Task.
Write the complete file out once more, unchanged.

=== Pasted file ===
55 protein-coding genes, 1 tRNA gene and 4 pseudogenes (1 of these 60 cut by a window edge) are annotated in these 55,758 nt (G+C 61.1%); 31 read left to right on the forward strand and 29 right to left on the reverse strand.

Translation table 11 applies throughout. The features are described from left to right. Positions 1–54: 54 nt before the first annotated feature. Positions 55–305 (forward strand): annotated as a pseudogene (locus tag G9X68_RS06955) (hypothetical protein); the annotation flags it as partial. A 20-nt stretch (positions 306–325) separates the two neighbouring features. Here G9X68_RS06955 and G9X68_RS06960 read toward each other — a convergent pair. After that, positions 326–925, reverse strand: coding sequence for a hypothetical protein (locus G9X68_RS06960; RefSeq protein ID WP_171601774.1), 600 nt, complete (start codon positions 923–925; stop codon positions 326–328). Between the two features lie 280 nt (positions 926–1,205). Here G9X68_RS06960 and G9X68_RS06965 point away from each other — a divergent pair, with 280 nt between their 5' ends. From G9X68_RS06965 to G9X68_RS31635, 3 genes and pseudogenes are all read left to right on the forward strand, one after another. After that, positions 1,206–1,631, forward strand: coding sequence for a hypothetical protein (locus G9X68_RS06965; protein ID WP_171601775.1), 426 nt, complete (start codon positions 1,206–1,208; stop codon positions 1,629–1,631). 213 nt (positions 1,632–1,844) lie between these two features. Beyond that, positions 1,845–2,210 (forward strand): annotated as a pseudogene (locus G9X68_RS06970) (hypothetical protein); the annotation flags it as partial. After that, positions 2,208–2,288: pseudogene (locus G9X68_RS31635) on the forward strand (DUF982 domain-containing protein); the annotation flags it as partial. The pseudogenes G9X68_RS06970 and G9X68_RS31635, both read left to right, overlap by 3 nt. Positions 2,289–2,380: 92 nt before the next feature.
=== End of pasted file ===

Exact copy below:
55 protein-coding genes, 1 tRNA gene and 4 pseudogenes (1 of these 60 cut by a window edge) are annotated in these 55,758 nt (G+C 61.1%); 31 read left to right on the forward strand and 29 right to left on the reverse strand.

Translation table 11 applies throughout. The features are described from left to right. Positions 1–54: 54 nt before the first annotated feature. Positions 55–305 (forward strand): annotated as a pseudogene (locus tag G9X68_RS06955) (hypothetical protein); the annotation flags it as partial. A 20-nt stretch (positions 306–325) separates the two neighbouring features. Here G9X68_RS06955 and G9X68_RS06960 read toward each other — a convergent pair. After that, positions 326–925, reverse strand: coding sequence for a hypothetical protein (locus G9X68_RS06960; RefSeq protein ID WP_171601774.1), 600 nt, complete (start codon positions 923–925; stop codon positions 326–328). Between the two features lie 280 nt (positions 926–1,205). Here G9X68_RS06960 and G9X68_RS06965 point away from each other — a divergent pair, with 280 nt between their 5' ends. From G9X68_RS06965 to G9X68_RS31635, 3 genes and pseudogenes are all read left to right on the forward strand, one after another. After that, positions 1,206–1,631, forward strand: coding sequence for a hypothetical protein (locus G9X68_RS06965; protein ID WP_171601775.1), 426 nt, complete (start codon positions 1,206–1,208; stop codon positions 1,629–1,631). 213 nt (positions 1,632–1,844) lie between these two features. Beyond that, positions 1,845–2,210 (forward strand): annotated as a pseudogene (locus G9X68_RS06970) (hypothetical protein); the annotation flags it as partial. After that, positions 2,208–2,288: pseudogene (locus G9X68_RS31635) on the forward strand (DUF982 domain-containing protein); the annotation flags it as partial. The pseudogenes G9X68_RS06970 and G9X68_RS31635, both read left to right, overlap by 3 nt. Positions 2,289–2,380: 92 nt before the next feature.